Difference between revisions of "The Bad Tuesdays: Twisted Symmetry by Benjamin J Myers"
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Chess, Splinter and Box are street rats. Life isn't easy. They pilfer and forage to survive, but it's a dangerous environment. Reviled by the general population and chased by the Hunters, life is lived on the very edge of survival. And when the Hunters come to the wharf en masse in an attempt to rid London of its vermin for good, the three find themselves arrested, headed, no doubt, for the infamous labs - street rats go in, but they never come out. It seems though, that Chess is a child of prophecy, and so she and her brothers find themselves rescued by Ethel, an old lady who knits, fusses, and can travel through multiple universes...
Ooh! This is one of those wonderful books that joins magic to science a la A Wrinkle In Time. It's funny and interesting, dangerous and complicated. I love this sort of fantasy! It's set in a dystopian future London and while this gives it a very Dickensian feel, it doesn't have the period detail of something like Ancient Appetites - it's much more contemporary. Ethel, with her grubby pink cardigans and her knitting, is a very recognisable bag lady of today, as are the nasty hunters with their tasers. This mixing up of the setting perfectly complements the book's underlying but big themes of space and time.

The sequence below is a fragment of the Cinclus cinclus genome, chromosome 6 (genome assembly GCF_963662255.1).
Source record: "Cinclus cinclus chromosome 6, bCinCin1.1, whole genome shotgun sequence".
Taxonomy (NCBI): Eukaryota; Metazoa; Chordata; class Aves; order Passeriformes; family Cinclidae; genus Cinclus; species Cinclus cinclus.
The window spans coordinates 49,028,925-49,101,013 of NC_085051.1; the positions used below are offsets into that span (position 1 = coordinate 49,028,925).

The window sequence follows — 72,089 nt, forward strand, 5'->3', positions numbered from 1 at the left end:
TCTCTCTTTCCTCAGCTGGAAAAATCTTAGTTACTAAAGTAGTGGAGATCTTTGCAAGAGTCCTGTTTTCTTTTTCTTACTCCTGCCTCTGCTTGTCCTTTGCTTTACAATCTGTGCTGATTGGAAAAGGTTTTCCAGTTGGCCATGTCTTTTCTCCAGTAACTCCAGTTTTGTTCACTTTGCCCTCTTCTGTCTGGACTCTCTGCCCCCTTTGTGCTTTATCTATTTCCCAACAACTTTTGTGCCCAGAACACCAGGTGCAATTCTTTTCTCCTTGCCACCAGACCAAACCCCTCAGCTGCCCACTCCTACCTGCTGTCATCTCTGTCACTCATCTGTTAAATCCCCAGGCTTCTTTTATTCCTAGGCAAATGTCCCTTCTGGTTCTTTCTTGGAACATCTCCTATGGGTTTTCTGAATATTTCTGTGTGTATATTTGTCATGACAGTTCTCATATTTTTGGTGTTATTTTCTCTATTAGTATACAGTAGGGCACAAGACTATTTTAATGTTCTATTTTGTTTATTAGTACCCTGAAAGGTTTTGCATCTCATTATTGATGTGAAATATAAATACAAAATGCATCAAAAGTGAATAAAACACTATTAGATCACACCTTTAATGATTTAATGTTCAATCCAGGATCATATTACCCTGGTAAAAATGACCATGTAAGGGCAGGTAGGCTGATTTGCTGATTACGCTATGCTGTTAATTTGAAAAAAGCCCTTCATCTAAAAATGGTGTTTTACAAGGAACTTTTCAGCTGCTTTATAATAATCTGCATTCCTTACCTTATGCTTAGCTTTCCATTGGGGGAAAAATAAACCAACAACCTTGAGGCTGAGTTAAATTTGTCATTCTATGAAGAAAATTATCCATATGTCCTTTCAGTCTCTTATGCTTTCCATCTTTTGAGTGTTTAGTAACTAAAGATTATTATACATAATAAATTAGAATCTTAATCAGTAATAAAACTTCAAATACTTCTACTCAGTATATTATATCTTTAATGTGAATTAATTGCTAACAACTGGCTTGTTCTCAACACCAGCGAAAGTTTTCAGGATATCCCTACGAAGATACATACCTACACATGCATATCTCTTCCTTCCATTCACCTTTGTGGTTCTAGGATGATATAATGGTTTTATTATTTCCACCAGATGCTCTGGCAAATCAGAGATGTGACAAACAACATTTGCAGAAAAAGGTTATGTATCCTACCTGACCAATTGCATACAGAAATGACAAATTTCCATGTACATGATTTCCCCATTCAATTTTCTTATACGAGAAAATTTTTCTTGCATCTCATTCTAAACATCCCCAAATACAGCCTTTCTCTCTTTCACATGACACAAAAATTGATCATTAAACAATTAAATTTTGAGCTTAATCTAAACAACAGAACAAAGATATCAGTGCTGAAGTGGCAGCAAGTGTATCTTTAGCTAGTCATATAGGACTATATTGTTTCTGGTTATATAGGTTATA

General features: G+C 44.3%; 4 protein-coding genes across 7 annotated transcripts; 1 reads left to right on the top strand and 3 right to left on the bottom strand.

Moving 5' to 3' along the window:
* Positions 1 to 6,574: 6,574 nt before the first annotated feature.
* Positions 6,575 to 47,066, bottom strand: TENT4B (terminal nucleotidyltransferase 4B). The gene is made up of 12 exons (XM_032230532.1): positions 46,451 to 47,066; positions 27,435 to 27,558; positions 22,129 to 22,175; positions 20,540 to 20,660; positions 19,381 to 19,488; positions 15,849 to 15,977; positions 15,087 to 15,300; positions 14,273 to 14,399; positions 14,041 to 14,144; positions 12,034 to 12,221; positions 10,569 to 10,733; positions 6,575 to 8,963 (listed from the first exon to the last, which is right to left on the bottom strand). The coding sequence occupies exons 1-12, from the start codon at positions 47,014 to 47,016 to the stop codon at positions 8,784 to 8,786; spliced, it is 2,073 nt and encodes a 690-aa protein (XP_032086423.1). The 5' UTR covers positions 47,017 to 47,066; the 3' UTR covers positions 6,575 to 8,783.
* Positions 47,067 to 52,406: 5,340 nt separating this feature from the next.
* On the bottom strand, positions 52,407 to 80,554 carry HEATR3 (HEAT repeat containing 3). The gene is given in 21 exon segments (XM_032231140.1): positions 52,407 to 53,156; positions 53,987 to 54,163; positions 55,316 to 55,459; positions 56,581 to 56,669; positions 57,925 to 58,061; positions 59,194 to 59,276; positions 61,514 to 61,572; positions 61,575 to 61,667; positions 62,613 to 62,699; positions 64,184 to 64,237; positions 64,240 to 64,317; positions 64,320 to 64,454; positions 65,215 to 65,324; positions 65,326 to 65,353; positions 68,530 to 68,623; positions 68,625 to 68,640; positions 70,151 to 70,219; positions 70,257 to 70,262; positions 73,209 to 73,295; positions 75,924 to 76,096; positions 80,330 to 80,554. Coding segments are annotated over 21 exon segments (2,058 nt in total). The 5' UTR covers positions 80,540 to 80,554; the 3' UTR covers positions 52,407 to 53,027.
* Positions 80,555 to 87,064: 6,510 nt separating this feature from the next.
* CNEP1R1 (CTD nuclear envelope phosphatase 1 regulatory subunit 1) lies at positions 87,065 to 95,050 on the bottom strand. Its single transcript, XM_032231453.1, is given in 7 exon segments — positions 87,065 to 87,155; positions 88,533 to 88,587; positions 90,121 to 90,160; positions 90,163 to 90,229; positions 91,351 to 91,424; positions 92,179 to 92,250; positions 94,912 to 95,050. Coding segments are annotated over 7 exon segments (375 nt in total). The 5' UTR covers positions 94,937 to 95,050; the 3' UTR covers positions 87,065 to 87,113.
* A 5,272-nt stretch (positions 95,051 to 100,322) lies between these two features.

The Twisted Symmetry baddies are as rotten to the core as you could hope them to be, but Ethel and the Committee are delightfully ambiguous goodies and the reader is never sure whether their means will justify their ends. In fact, it takes a great deal of attention to work out what they're actually up to at all. The narrative itself is tight, tense and accessible; it's the ideas within that are challenging. I love this sort of writing! There are also some interesting tensions in the relationships between the three children, most notably in the way Chess looks up to Splinter, but Splinter feels threatened by Chess's apparent significance to the Committee.
It's great stuff - easy to read, exciting and pacy, but with a great deal of thought and thematic depth. I love this sort of book! It comes highly recommended by Bookbag for all keen readers aged ten and a long way up.
My thanks to the nice people at Orion for sending the book.
Benjamin J Myers was kind enough to be interviewed by Bookbag.
The Bad Tuesdays: Twisted Symmetry by Benjamin J Myers is in the Top Ten Books To Drag The Kids Away From Computer Games For Ten Minutes At Least.
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